Just when we need to turn to diplomacy, however, the Foreign Service is experiencing one of the greatest crises in its long history. Some of the damage has been caused by prior Democratic as well as Republican administrations. The United States is the only major country that fills a third or more of its ambassadorial assignments with political appointees, often poorly qualified, from outside the career ranks—often depriving the country of the advantages it could secure with expert, professional, nonpartisan diplomatic representation around the world. That mistake has only accelerated, with the current administration appointing the lowest percentage of career ambassadors in more than half a century. Former generals and admirals have been appointed to ambassadorships that would otherwise be filled—as they should be—by civilian officers. The politicization and militarization of our foreign policy by both parties is a genuine problem.
More broadly, the Foreign Service has been substantially weakened and is in need of major repair. Even as the Trump administration’s budget requests for the Department of Defense rose from $686 billion to as high as $718 billion during its first two years, it sought to slash the State Department’s budget by up to a third. The administration fired several of America’s most senior and experienced diplomats early in 2017 and sidelined countless others, triggering an exodus of officers of every rank. The president himself has castigated career diplomats as the “Deep State.” Unsurprisingly, morale has crashed and young Americans’ applications for the Foreign Service have fallen to just under 10,000 from a high of 31,000 in 2003—a worrisome indicator that our nation’s ability to attract superb diplomatic talent is being eroded.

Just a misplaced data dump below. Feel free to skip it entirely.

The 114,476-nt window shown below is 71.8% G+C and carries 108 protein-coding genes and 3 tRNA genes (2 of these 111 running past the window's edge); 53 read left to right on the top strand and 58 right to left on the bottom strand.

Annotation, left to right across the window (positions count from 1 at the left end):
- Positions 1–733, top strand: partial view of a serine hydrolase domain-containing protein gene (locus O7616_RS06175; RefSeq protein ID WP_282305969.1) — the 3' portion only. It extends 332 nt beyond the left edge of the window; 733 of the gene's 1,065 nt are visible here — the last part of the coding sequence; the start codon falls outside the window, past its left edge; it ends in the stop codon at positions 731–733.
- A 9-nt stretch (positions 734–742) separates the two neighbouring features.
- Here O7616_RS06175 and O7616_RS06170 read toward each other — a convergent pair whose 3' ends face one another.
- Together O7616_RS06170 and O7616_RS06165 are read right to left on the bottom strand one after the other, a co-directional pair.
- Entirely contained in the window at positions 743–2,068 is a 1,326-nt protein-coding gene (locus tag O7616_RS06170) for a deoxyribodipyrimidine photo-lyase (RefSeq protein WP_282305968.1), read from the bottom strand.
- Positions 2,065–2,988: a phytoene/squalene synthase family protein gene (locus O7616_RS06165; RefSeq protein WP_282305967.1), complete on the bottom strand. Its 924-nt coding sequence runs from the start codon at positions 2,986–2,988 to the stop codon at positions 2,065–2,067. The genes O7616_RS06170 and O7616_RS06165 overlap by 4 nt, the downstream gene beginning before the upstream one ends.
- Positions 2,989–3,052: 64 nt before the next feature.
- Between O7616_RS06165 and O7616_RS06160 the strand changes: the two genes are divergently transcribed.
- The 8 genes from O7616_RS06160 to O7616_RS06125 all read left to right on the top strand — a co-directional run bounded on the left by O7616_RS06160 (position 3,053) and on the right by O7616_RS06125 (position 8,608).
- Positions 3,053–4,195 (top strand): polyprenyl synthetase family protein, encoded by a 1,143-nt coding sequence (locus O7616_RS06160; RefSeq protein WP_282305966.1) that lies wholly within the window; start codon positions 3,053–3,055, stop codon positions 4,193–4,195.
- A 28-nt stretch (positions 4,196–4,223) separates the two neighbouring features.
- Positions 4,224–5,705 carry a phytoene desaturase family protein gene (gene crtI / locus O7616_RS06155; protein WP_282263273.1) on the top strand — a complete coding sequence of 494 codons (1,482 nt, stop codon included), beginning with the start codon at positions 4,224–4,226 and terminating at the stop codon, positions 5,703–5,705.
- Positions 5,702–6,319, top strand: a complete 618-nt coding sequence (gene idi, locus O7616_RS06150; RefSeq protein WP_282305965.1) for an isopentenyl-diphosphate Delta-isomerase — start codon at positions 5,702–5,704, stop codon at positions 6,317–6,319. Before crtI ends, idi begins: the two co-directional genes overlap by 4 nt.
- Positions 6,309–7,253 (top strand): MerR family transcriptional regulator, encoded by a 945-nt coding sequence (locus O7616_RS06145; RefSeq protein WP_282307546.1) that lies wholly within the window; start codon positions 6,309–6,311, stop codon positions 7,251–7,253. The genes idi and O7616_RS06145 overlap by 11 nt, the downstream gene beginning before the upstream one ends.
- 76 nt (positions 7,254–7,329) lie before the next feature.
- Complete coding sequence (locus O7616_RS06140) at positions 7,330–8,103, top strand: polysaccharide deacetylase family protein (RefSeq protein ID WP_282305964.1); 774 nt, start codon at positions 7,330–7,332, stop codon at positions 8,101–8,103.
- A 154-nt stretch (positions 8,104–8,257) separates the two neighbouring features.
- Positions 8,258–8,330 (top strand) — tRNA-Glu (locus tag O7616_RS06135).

Re-Imagining American Diplomacy
The Kennedy School launched an ambitious, nonpartisan initiative this winter—A New American Diplomacy for the 21st Century—to address these concerns and spark a national conversation about the future of the Foreign Service. I am working with former Foreign Service colleagues, Ambassadors Nancy McEldowney, Marc Grossman, and Marcie Ries, to issue a major public report after the November presidential election.
We have organized online meetings with hundreds of current and former officials, business and nonprofit leaders, and everyday citizens to discuss ways to strengthen the career service.